Rule 506b - Securities Exemption
Rule 506 Exemption - Explained
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What is a Rule 506 exemption?
Rule 506 of Regulation D allows for two exemptions of securities issuances. The statutory authority for a Rule 506 is pursuant to Section 4(a)(2) of the 33 Act. Rule 506 exemptions are the most commonly employed exemptions to securities registration.
Next Article: Rule 506(c) Securities Exemption Back to: SECURITIES LAW
What is a Rule 506(b) Safe Harbor Exemption
Issuer Protection - Rule 506 protections available for issuers are similar those of Rule 505. The notable exception is that the limitations for reporting companies under the 34 Act, or the so-called bad boy disqualifications do not apply to this exemption.
Dollar Limits - This exemption allows for an unlimited dollar value for issuances.
Purchaser Requirements - An issuer may sell its securities to an unlimited number of accredited investors and up to 35 non-accredited investors.
Restricted Securities - This is a transactional exemption. As such, this exemption applies only to issuers and does not cover later sales by investors.
General Solicitation - Rule 506(b) does not allow for general solicitation, which means that the issuer cannot use general advertising methods to reach potential customers. Of note, this general rule applies only to actual sales of securities, rather than to both offers and actual sales.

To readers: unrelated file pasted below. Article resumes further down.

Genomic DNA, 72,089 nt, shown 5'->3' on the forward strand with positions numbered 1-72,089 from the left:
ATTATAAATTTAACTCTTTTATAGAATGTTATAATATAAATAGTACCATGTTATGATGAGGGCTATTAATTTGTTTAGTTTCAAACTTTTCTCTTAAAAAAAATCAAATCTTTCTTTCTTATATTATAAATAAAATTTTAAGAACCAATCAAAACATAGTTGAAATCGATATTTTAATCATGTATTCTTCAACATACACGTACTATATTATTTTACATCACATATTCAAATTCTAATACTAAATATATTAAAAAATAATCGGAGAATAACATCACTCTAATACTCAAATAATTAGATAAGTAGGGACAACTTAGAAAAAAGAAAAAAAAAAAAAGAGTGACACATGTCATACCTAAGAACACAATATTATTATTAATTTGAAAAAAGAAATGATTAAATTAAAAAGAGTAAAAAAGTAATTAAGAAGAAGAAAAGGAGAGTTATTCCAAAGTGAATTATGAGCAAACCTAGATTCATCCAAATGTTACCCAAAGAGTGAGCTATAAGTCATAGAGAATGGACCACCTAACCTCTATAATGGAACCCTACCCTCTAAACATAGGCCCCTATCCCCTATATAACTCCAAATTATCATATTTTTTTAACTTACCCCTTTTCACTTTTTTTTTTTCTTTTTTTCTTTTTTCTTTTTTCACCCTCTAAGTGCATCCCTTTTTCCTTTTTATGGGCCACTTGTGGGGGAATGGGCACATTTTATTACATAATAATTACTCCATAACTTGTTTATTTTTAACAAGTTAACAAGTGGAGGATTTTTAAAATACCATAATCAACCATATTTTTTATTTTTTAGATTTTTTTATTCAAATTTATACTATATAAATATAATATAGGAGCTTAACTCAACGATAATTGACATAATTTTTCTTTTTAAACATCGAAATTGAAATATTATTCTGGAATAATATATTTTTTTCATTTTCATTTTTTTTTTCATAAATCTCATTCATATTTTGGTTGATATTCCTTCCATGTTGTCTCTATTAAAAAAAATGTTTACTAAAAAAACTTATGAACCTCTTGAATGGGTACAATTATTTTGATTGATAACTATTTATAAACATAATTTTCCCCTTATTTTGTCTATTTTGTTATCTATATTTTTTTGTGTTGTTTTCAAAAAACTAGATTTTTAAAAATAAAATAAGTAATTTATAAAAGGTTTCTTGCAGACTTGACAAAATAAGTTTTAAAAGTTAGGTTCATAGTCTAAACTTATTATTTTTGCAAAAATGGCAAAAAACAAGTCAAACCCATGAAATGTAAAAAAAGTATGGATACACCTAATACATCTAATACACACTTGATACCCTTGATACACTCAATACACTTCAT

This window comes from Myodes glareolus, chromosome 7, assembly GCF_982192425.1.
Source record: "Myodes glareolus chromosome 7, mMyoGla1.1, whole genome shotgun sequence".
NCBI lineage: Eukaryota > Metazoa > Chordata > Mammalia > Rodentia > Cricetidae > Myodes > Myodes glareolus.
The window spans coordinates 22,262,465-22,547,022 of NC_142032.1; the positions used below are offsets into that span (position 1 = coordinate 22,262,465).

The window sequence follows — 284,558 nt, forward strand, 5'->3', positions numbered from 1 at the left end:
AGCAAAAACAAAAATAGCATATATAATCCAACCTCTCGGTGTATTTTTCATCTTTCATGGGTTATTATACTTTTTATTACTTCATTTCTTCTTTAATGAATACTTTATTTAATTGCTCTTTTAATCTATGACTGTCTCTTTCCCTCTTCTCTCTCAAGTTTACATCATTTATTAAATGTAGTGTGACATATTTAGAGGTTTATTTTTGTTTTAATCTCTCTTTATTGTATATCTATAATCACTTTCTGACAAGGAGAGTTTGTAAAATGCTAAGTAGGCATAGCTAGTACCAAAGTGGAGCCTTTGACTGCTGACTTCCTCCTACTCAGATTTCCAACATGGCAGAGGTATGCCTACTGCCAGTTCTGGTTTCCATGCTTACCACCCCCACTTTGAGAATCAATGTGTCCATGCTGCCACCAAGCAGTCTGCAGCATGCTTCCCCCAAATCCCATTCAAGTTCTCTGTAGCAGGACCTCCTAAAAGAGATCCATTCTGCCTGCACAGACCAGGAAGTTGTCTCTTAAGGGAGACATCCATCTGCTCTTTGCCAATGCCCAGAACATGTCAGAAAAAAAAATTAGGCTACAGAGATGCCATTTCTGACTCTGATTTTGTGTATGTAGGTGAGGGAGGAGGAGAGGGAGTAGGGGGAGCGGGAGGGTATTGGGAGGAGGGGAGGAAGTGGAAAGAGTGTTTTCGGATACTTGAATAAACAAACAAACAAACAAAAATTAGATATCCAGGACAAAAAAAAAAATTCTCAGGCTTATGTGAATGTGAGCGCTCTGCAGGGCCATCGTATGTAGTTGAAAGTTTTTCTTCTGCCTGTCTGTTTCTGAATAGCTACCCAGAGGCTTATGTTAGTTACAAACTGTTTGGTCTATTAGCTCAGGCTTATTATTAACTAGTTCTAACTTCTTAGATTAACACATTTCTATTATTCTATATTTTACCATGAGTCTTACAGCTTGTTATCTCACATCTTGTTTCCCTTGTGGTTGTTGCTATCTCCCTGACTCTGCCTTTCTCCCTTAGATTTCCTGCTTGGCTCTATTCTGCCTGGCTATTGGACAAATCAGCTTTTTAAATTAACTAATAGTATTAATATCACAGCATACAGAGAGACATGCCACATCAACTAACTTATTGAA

Note: The issuer must also use reasonable care to assure that the purchasers of the securities are not statutorily considered to be underwriters of the securities, as this can cause general solicitation issuers.
Private Placement Memorandum - Rule 506(b) information disclosures are divided between accredited and non-accredited investors. There is no information disclosure requirement for the accredited investors, but the non-accredited investors must receive extensive disclosures. These disclosures are similar to those required under other Regulation D exemptions. The issuer must provide a private placement memorandum containing the necessary disclosures. Also, all non-accredited investors must meet a sophistication requirement. More specifically, they must have the knowledge or resources necessary to evaluate the merits of the investment.
Note: As with a Section 4(a)(2) exemption, the issuer must ascertain that offers only happen to individuals who meet qualification requirements to be purchasers. These non-accredited investors must either have sufficient sophistication to evaluate the merits and risk of the prospective investment or be represented by a sophisticated agent.
State Regulation - Section 18 of the 33 Act exempts Rule 506 securities from registration requirements or a merits review under state law. As such, states cannot place additional registration requirements on the security issuance.
- Securities Law (Intro)
- What are Securities Laws?
- What is a Security?
- What qualifies as an Investment contract?
- What are the primary federal securities laws?